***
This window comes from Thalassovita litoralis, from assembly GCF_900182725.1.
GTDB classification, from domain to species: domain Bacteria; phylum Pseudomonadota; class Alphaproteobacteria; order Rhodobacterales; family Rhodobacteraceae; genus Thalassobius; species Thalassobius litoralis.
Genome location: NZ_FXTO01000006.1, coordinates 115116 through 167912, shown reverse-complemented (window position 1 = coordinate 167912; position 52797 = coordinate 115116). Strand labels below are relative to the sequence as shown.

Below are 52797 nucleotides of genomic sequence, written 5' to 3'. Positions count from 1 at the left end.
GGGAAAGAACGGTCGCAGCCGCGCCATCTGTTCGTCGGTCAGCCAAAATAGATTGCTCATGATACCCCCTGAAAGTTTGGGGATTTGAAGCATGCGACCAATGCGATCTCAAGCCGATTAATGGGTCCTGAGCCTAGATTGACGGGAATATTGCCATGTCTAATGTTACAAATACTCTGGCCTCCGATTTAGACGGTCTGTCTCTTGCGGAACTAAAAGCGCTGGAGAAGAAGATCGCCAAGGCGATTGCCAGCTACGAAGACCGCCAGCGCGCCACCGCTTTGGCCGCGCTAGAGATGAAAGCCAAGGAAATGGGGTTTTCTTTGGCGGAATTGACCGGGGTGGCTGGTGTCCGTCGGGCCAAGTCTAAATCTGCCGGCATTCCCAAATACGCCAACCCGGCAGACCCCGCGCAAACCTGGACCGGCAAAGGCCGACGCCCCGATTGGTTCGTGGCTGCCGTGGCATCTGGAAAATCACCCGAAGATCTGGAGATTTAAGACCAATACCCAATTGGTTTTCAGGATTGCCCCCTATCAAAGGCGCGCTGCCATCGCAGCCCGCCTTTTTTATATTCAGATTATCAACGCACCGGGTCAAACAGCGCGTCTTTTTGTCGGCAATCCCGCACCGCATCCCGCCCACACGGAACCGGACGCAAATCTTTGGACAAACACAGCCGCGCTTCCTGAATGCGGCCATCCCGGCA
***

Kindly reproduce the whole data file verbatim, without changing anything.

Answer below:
This window comes from Thalassovita litoralis, from assembly GCF_900182725.1.
GTDB classification, from domain to species: domain Bacteria; phylum Pseudomonadota; class Alphaproteobacteria; order Rhodobacterales; family Rhodobacteraceae; genus Thalassobius; species Thalassobius litoralis.
Genome location: NZ_FXTO01000006.1, coordinates 115116 through 167912, shown reverse-complemented (window position 1 = coordinate 167912; position 52797 = coordinate 115116). Strand labels below are relative to the sequence as shown.

Below are 52797 nucleotides of genomic sequence, written 5' to 3'. Positions count from 1 at the left end.
GGGAAAGAACGGTCGCAGCCGCGCCATCTGTTCGTCGGTCAGCCAAAATAGATTGCTCATGATACCCCCTGAAAGTTTGGGGATTTGAAGCATGCGACCAATGCGATCTCAAGCCGATTAATGGGTCCTGAGCCTAGATTGACGGGAATATTGCCATGTCTAATGTTACAAATACTCTGGCCTCCGATTTAGACGGTCTGTCTCTTGCGGAACTAAAAGCGCTGGAGAAGAAGATCGCCAAGGCGATTGCCAGCTACGAAGACCGCCAGCGCGCCACCGCTTTGGCCGCGCTAGAGATGAAAGCCAAGGAAATGGGGTTTTCTTTGGCGGAATTGACCGGGGTGGCTGGTGTCCGTCGGGCCAAGTCTAAATCTGCCGGCATTCCCAAATACGCCAACCCGGCAGACCCCGCGCAAACCTGGACCGGCAAAGGCCGACGCCCCGATTGGTTCGTGGCTGCCGTGGCATCTGGAAAATCACCCGAAGATCTGGAGATTTAAGACCAATACCCAATTGGTTTTCAGGATTGCCCCCTATCAAAGGCGCGCTGCCATCGCAGCCCGCCTTTTTTATATTCAGATTATCAACGCACCGGGTCAAACAGCGCGTCTTTTTGTCGGCAATCCCGCACCGCATCCCGCCCACACGGAACCGGACGCAAATCTTTGGACAAACACAGCCGCGCTTCCTGAATGCGGCCATCCCGGCA